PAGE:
Phara Souffrant Forrest—a nurse, a tenant organizer, and a member of Democratic Socialists of America—was elected to the New York State Assembly from the 57th district, in Brooklyn on November 3, 2020. Organizing Upgrade editor Luke Elliott-Negri sat down with Forrest after the primary election but before the general.
Luke Elliott-Negri: You are a tenant organizer. Was that your first engagement with organizing and politics, or was there something before that?
Phara Souffrant Forrest: Well, I’ve been lobbying since I was 16. I’ve done conferences and facilitation around healthcare and environmental justice from high school. And in college, I got involved with the community on various topics, most notably traveling to Haiti and working on the ground there.
After I graduated from college, I worked with a youth advocacy group, working with inner-city youth to make sure they understand their place in the world and fight back against injustices. So, I’ve worked around issues, but the issue got personal for me when my building was going condo. And so that was when I personally was like, “Yeah, this is about me and my tenants.” But as far as advocacy and organizing, that’s been since I was a kid.
Elliott-Negri: So your building moved politics from something more abstract to something more personal and immediate that you felt you had to organize around?
Forrest: Mm-hm, mm-hm.
Elliott-Negri: And so you were part of a slate of Democratic Socialists of America (DSA) candidates. So, at some point you joined that organization. Can you tell me when that happened, and how you decided to run with DSA?
Forrest: Right. So in general, the ideology behind socialism has been something that I ascribe to. I do believe that power needs to be in the hands of many, and especially in terms of labor. I mean, you put in eight, sometimes more hours a day into work, and to think that we’re so cut off from the things that we’re producing, the society that we’re building, because we’re simply not the 1%. So I’ve always ascribed to that.
How I got into DSA was really through the housing organizing work that I was doing. I joined Crown Heights Tenant Union [CHTU] and then, later on, the Housing Justice for All coalition. So I’m meeting people, and they’re like, “Oh, I’m part of this group, I’m part of that group.” And then someone approached me about running for office and I was like, “Mm, no, not really, I’m good. I’m happy being a nurse.” They were like, “No, but I’m part of DSA!” I’m like, “What’s the DSA, guys? What is that?” So I said, “Yo, you know, this cat said something about DSA.” He said, “Oh, I’m part of DSA too!” I’m like, “What? You too?” I mean, it’s like, “Girl, you too?” So it was a bunch of people! [Laughs.]
The thing that people don’t understand is that DSA is very much in the very coalitions that we’re building. They’re in PSC [Professional Staff Congress], they’re in NYSNA [New York State Nurses Association], they’re in DC37 [AFSCME], they’re in CHTU! So I was like, “Well, I guess I’m in DSA too! By association!” So I joined, which was cool.
Jumping into politics
Elliott-Negri: Got it, that’s great. So you don’t have to say if you don’t want, but I’m curious who first asked you to run when you said no. And by the way, I think people who say no the first time someone asks them to run, they’re the good ones. They’re the ones you want to run for office. If someone says yes the first time you ask them, you know you’ve found a bad candidate, but if they say no, you know this is a good candidate! So who was it? What was the relationship?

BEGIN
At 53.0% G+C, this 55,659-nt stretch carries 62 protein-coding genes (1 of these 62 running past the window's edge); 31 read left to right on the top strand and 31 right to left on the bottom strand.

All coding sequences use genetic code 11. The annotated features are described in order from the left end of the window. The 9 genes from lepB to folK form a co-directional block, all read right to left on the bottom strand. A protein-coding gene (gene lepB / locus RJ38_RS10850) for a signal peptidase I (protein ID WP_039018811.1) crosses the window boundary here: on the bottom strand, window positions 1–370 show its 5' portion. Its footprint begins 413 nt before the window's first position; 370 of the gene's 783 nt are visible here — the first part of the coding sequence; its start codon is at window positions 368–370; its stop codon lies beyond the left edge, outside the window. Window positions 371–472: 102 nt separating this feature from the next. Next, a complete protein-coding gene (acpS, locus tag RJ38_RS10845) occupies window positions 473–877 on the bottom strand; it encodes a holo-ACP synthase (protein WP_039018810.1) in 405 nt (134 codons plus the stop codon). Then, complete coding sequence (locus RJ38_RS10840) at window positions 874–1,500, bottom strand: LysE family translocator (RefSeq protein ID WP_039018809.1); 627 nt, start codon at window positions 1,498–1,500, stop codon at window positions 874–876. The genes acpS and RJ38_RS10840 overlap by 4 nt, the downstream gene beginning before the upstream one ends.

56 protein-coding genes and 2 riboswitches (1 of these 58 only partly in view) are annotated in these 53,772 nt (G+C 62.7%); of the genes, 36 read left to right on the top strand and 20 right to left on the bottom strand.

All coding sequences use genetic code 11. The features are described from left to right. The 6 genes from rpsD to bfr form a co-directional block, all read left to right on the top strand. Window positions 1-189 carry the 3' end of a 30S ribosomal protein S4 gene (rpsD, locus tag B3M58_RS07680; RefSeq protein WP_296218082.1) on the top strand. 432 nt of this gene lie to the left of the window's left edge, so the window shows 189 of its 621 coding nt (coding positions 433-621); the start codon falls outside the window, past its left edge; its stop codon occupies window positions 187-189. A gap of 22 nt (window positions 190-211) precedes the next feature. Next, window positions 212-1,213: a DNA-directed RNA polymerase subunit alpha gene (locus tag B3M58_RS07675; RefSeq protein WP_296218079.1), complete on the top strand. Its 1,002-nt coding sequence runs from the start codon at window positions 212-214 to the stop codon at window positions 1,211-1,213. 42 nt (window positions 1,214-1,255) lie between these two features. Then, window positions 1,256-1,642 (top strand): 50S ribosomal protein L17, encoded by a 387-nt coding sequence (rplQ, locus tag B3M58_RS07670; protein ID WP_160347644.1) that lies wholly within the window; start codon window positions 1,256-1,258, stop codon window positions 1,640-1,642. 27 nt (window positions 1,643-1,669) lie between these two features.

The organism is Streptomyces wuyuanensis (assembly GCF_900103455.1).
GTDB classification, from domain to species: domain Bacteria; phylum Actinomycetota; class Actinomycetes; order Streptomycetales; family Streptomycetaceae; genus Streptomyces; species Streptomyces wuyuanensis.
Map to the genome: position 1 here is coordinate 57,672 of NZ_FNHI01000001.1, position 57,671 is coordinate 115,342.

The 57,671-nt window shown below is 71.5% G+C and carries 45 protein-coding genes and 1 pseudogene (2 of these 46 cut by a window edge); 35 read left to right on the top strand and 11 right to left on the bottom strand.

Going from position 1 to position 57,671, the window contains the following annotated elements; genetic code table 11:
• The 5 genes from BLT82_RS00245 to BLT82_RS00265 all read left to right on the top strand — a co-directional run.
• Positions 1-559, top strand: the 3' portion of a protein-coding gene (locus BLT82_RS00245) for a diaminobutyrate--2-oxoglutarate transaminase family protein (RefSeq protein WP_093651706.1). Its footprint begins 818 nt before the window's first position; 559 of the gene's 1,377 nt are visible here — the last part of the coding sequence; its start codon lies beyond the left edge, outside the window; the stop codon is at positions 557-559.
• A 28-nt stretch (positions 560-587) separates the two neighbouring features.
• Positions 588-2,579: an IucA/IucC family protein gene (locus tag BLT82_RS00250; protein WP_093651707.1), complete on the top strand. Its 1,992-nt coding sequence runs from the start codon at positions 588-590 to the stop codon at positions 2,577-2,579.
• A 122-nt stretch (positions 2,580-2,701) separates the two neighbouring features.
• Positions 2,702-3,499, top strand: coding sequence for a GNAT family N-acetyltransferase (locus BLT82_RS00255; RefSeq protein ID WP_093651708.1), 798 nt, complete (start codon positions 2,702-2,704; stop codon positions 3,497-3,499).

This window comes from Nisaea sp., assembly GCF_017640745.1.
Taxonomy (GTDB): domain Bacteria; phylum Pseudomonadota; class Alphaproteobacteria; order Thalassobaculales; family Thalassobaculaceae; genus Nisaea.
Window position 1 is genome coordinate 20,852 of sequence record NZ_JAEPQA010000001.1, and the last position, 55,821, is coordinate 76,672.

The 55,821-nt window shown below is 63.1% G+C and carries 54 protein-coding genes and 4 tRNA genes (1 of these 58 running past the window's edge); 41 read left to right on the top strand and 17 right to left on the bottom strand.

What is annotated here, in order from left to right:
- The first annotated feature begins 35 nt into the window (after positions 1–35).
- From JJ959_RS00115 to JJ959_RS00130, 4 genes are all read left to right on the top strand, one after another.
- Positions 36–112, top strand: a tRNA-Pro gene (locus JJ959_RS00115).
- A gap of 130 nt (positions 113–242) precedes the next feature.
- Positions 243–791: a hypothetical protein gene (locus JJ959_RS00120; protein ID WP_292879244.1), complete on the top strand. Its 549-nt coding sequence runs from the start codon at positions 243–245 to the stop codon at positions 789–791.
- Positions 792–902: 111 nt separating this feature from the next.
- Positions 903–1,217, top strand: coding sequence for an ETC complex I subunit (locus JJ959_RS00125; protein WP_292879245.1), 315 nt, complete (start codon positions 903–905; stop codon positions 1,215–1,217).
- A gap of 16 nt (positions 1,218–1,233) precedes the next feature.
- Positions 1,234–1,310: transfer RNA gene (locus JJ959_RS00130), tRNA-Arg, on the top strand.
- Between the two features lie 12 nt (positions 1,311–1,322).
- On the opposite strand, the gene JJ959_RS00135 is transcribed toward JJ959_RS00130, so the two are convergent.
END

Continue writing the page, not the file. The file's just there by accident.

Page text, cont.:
Forrest: So with CHTU I organized a lot with Joseph Loonam, who at the time was working at UHAB. So he reached out to me not once, not twice, but three times. [Laughs.] So by the last time I was like, “I’ll think about it,” and I finally responded in June. Now he’s at VOCAL. He’s an organizer.
Elliott-Negri: So you ran this race and you won the primary. I’m curious, Carl Heastie, who’s the Assembly speaker, poured some money into supporting the person you challenged, as well as the other folks that they were challenging. I’m curious if you’ve engaged with him since you won. Is there a relationship emerging with the Speaker of the Assembly, and how is it going?
Forrest: I am enjoying building the relationship with my colleague, and I hope that we can work together along with other assembly men and women to address the issues that are pressing both our committees.
Elliott-Negri: But people with your politics—you’ve described your version of socialism, you come from this orbit of folks—are not in the majority in Albany. You all are in the minority, even though the Democrats control the chamber. And so this poses a whole bunch of issues for advancing the kind of policies that you want to move when you’re up there, right? I’ve seen you up there saying you fundamentally don’t believe in rent, period.
You’re not there in the chamber yet, but I want to know how you think about and how you all, the crew of you, are talking about moving your policy goals inside of the Assembly and in the state in general, given that you’re in the minority politically speaking. What’s the theory of how you approach Albany once you’re in office?
‘How can we solve the issues that need solving?’
Forrest: Okay, let me preface this. I think a lot of people are confused about how DSA does its things and how democratic it is. It feels so good to be able to say that as a DSA-backed candidate, and now soon-to-be elected official, that it’s not about my ego, it’s really about the mandate. The platform is our mandate. And that includes Jabari [Brisport]’s mandate, Marcela [Mitaynes]’ mandate, all of us.